Photographer: Stephen Pulvirent/Bloomberg
Vintage Watch

Is This the Very First Jaeger-LeCoultre Watch Ever Made?

An unassuming watch could well be a missing piece of horological history.

Jaeger-LeCoultre is a key member of the pantheon of modern watchmakers, producing a healthy mix of easy to wear pieces, high complications, and gem-set watches, almost entirely in-house. This tiny perpetual calendar may be the first watch it ever made.

Antoine LeCoultre opened his eponymous watch manufacture in 1833 in the Swiss village of Le Sentier, itself founded by a member of the LeCoultre family in the 15th century. French watchmaker Edmond Jaeger didn't enter the picture until the turn of the 20th century, when he began licensing his designs for ultra-thin movements and for the legendary Atmos clock to LeCoultre. Eventually it made sense for the two to join forces, and Jaeger-LeCoultre was born in 1937.

This might actually be the very first watch branded Jaeger-LeCoultre.

This could be the first watch branded Jaeger-LeCoultre.

Photographer: Stephen Pulvirent/Bloomberg

In the company's official history, a footnote mentions a unique watch made around 1937 to celebrate the merger. All we know for sure is that it was a piece-unique rectangular calendar watch. When the perpetual calendar watch now being offered showed up at the Fellows auction house in London, the specialist popped open the caseback and realized that it was probably the historic watch.

First things first: There is no way to prove that this is the watch, unless Jaeger-LeCoultre officially confirms it. The company will have kept the original watch's movement and case numbers in its archive, along with notes on the watch's appearance and features. While the brand has not commented on this watch's history, it has confirmed that it is genuinely unique and in proper order. The watch comes with an official certificate (an "archive extract" in watch parlance) from Jaeger-LeCoultre.

You can clearly see the brand's signature on the movement, even though the dial has no branding at all.

You can see the brand's signature on the movement, although the dial has no branding whatsoever.

Photographer: Stephen Pulvirent/Bloomberg

The watch itself is small, solid gold. It has a rectangular shape with an arched crystal over the top. Packed onto the dial are day-of-the-week, date, and month indicators, in addition to the large seconds dial with the moonphase tucked in the middle. No brand name is marked; only the words "perpetual calendar" curve across the top. On removing the caseback, you see the lozenge-shaped movement (based on the movement in the original Reverso) engraved with the bold Jaeger-LeCoultre signature.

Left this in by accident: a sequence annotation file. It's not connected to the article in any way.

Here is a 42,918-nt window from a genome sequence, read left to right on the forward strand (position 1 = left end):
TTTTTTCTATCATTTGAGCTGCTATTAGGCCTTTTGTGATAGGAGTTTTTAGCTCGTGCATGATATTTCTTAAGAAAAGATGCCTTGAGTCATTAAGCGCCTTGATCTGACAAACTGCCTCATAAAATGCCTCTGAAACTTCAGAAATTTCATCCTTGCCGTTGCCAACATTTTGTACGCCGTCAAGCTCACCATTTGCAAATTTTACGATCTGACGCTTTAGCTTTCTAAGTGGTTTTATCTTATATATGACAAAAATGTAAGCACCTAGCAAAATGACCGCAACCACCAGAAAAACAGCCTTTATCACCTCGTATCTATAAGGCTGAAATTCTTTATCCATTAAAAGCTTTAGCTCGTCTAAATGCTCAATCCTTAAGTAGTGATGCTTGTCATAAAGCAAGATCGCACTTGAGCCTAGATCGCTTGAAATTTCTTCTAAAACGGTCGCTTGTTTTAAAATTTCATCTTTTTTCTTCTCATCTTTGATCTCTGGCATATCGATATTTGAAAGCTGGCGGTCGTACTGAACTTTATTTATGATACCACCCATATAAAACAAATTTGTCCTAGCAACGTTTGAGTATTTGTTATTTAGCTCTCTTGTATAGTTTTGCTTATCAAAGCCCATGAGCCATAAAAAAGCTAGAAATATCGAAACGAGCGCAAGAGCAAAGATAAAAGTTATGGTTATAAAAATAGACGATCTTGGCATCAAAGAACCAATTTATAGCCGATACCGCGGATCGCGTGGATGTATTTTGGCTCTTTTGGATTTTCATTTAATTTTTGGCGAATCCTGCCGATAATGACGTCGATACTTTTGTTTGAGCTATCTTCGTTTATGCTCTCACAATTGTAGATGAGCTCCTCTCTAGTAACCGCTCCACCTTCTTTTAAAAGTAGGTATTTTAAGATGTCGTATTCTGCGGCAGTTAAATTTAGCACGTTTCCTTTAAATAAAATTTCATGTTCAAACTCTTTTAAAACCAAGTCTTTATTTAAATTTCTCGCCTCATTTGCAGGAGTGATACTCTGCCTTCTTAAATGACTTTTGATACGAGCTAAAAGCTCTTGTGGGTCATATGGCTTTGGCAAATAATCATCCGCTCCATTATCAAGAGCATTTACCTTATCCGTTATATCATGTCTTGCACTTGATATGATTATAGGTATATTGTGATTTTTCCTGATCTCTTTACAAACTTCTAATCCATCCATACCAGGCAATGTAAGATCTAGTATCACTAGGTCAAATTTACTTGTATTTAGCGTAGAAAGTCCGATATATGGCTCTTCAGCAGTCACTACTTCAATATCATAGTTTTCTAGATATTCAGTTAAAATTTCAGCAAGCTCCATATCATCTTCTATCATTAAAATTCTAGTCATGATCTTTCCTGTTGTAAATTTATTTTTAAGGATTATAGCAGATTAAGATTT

During the period leading to World War II, almost no one was making perpetual calendar watches. There are a handful from that era, from a few brands such as Breguet and Patek Philippe, but they are exceedingly rare.

Then comes the strange complication name on the dial—that it's in English indicates that this was probably for the UK or U.S. markets—and the name of the newly formed brand hidden on the movement. Whether or not this is the merger watch, it's a special watch.

At first glance, you might not realize this watch is anything special at all.

At first glance, you might not realize that this watch is special.

Photographer: Stephen Pulvirent/Bloomberg

You're probably wondering at this point why Jaeger-LeCoultre confirms that this is watch is real and unique but won't confirm or deny that it's the special 1937 piece. The answer is simple: The company probably wants this important piece of Jaeger-LeCoultre history. If it hopes to acquire the watch for the company museum, it would be a bad idea to tell the world of its value before the bidding is resolved. Whatever the truth, I'd wager we'll find out after the hammer falls.

This unique Jaeger-LeCoultre perpetual calendar, possibly of historic import, is Lot 168 in Fellows's Dec. 1 sale in London. It carries an estimate of £15,000 to £20,000 (approximately $22,850 to $30,465). 

Before it's here, it's on the Bloomberg Terminal.
LEARN MORE